So, if getting jailed for a normal activity—like drinking at a bar in Dubai—isn’t really your thing, there are a few things you should know about the law to avoid from becoming, shall we say, “unavoidably detained.”

Here are 10 things to know about drinking in Dubai:


1: You may not drink or possess alcohol in Dubai  without an alcohol license .
Where do you get one? See Point 2.

2: Visitors are  not eligible  for an alcohol license.
Read Point 1 again and scratch your head.

3: Drinking alcohol without a license is a jailable offense.
How much jail time are we talking about? A local newspaper says  six months , but a Chief Justice says  five years . Is the Chief Justice just having a bad day? Do Dubai justice-system officials simply make things up as they go along? Are those things mutually exclusive? You would be wise to ponder.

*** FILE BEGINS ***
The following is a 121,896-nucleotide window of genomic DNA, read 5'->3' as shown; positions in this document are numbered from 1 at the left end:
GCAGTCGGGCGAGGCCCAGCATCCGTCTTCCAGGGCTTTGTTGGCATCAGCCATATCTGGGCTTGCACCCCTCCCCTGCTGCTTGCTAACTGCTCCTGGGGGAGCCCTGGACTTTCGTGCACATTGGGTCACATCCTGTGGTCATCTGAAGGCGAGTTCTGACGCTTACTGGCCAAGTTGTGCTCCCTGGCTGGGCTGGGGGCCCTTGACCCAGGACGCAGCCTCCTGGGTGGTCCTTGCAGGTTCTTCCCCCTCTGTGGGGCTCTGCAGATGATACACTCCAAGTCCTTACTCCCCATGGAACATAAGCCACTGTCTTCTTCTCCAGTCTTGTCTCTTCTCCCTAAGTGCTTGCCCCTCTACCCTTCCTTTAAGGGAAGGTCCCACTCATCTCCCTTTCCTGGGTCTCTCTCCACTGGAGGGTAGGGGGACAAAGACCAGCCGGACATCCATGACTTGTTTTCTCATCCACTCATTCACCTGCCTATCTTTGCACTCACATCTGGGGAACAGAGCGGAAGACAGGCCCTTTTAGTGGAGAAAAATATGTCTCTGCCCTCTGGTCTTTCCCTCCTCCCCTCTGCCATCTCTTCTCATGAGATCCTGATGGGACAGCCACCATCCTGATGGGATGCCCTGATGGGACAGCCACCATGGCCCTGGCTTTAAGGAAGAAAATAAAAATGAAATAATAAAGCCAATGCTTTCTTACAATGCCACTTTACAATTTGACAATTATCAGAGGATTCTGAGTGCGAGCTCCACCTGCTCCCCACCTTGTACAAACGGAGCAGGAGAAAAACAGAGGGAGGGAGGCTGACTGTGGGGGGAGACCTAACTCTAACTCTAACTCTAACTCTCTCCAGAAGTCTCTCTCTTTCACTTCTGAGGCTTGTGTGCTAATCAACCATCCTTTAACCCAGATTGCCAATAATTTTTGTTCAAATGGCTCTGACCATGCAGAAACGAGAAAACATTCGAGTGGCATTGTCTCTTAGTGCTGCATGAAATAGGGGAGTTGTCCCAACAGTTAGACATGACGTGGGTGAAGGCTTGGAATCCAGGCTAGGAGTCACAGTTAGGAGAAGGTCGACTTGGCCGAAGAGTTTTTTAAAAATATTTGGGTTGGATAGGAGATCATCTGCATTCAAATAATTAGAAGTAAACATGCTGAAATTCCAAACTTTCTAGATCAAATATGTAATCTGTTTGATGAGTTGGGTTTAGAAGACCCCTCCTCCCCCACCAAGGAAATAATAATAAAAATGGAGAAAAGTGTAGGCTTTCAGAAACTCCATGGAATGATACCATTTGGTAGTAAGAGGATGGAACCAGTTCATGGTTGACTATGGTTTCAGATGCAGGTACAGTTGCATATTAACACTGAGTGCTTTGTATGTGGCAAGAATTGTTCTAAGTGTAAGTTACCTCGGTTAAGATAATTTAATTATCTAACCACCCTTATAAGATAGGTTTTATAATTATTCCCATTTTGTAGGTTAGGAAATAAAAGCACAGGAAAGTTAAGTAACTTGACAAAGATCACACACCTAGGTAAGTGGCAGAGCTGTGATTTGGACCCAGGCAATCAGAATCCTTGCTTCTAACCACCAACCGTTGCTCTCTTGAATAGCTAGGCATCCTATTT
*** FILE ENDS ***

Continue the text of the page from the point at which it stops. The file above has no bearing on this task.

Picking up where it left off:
4: You are not allowed to have  any  alcohol in your body when in public.
When you’ve had some bubbly on the plane and land at the airport with alcohol in your system, welcome to Dubai! You’ve just committed your first jailable offense.

5: When you buy alcohol at the airport duty free, you’ve just committed your second jailable offense.
And you haven’t even left the airport yet! Seriously, stop.

6: If you’re a tourist, it’s illegal to drink at a bar .
Even if you’re at a hotel bar and everyone around you is a fellow tourist knocking back shot after shot, it’s not legal for you to drink (and everyone else is breaking the law too). Sure, no-one’s getting handcuffed and thrown into the back seat of a cop car right now, but are you willing to bet your freedom, your job, or your life on the odds that your luck will hold?